The Elva-built McLarens, called M1A to distinguish them from the original McLaren prototype, were campaigned by some of the most famous and successful drivers and teams with a variety of powerplants. Their characteristics reflect the McLaren team’s emphasis on simple, straightforward design and rugged construction, traits which had been inculcated into them from years with Cooper.
The frame was based on three main tubes incorporating a multi-tubular space frame structure and stressed sheet floor and bulkhead panels. The suspension was independent all around with very widely spaced pickups for the front upper wishbones, the rear element running almost to the cowl. The rear had reversed lower wishbones, single upper links and parallel radius rods. Springing was by coil springs and tubular shocks.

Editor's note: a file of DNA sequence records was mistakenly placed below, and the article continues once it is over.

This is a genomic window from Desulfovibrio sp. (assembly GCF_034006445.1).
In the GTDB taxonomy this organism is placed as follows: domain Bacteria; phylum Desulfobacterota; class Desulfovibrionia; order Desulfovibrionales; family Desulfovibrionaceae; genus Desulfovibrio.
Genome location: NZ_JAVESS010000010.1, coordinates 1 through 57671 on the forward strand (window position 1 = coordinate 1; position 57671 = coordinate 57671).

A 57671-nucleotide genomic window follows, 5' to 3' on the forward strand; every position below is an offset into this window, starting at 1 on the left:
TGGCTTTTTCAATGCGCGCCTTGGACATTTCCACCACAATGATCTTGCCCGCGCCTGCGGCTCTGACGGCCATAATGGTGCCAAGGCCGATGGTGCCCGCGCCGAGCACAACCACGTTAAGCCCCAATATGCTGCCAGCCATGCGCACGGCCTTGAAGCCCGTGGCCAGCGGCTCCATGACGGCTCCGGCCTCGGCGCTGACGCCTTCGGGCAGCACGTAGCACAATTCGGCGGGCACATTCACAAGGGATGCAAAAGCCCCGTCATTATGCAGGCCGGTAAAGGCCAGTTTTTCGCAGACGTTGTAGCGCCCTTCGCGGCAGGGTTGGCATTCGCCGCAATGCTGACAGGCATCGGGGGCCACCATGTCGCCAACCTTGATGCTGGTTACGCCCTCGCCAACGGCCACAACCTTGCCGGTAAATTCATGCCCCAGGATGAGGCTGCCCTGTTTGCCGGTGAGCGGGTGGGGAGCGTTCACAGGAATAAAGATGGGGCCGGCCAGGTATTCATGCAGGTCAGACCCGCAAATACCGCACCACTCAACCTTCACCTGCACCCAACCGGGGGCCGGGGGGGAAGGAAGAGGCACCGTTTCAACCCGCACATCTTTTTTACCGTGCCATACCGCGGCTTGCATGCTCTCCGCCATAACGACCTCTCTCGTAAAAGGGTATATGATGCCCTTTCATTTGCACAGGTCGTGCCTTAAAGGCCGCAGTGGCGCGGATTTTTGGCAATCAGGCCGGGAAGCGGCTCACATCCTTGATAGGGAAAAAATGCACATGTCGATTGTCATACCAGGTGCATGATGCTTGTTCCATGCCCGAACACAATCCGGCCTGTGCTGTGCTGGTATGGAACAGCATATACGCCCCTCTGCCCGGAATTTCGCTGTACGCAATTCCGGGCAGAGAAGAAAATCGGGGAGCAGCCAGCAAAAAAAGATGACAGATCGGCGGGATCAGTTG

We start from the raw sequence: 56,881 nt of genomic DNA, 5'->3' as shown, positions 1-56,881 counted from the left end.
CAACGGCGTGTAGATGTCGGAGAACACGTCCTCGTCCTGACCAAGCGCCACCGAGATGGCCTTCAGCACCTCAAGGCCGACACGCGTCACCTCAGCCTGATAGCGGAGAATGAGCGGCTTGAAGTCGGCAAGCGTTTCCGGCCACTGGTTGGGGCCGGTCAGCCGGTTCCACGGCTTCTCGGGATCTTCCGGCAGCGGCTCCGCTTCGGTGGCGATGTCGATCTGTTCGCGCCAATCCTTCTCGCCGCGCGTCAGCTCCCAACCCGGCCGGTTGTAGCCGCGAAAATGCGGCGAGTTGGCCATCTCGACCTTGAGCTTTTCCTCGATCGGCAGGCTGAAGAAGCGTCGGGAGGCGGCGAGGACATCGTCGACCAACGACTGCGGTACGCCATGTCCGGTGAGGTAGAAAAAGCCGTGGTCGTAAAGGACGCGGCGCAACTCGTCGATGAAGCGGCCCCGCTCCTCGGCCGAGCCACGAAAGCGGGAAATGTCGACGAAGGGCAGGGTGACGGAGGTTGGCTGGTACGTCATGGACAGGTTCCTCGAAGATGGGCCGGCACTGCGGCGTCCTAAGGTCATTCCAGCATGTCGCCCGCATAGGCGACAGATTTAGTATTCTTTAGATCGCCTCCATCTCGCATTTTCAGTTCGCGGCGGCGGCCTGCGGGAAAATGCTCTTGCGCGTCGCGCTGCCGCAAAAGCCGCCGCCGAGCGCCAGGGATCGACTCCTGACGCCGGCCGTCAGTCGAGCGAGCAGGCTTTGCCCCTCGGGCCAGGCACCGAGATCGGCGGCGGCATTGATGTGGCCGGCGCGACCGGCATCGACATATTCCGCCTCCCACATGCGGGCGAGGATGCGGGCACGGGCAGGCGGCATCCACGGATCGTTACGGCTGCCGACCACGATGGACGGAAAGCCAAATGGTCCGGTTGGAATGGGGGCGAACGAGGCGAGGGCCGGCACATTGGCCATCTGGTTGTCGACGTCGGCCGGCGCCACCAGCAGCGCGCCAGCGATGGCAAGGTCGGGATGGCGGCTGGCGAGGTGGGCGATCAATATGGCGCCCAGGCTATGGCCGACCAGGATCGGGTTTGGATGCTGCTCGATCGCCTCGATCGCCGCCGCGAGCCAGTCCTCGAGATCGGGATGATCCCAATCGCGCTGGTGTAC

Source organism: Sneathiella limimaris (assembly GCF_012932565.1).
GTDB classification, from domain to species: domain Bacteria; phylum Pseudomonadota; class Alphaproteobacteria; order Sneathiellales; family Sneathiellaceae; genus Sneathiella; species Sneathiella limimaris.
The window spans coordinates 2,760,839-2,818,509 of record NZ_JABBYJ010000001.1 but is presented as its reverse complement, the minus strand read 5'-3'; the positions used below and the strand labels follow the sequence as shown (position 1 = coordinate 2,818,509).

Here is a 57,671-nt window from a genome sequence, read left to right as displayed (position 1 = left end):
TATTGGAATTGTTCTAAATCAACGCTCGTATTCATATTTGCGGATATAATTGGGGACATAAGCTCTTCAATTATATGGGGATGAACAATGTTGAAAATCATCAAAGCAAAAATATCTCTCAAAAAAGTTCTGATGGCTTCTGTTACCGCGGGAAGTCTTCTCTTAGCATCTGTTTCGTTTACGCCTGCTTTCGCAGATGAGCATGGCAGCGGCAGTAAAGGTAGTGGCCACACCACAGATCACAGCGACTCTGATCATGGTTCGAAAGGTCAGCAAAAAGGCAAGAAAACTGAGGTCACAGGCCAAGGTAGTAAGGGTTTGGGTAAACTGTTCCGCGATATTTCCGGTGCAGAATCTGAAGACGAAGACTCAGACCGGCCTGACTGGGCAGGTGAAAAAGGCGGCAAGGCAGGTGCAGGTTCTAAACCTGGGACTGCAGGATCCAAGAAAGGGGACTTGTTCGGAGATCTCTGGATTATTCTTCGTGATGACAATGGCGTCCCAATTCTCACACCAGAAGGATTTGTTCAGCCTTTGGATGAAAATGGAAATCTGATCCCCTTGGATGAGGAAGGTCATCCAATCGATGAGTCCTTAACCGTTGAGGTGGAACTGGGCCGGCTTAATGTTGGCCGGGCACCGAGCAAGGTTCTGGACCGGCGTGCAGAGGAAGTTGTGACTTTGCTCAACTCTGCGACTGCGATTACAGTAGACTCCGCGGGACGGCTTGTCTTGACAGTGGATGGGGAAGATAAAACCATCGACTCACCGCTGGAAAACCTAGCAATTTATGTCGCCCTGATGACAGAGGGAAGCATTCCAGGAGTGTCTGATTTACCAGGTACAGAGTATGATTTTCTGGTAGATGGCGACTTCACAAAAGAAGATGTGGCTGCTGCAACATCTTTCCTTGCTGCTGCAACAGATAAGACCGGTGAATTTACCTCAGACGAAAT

The body was designed by Tony Hilder with a pointed nose split into two nostrils to take in the air for the radiator, which exhausted out the top of the nose directly in front of the very long, shallow, complexly curved windscreen. The nose also had air intakes to cool the front brakes; intakes in the front of each rear fender did the same for the rear brakes. The McLaren-Elva M1A was designed to accept a variety of powerplants, although the Traco-Oldsmobile was the preferred source of motive power. A Hewland transaxle was used. In all, it is believed that 24 McLaren-Elva M1As were built.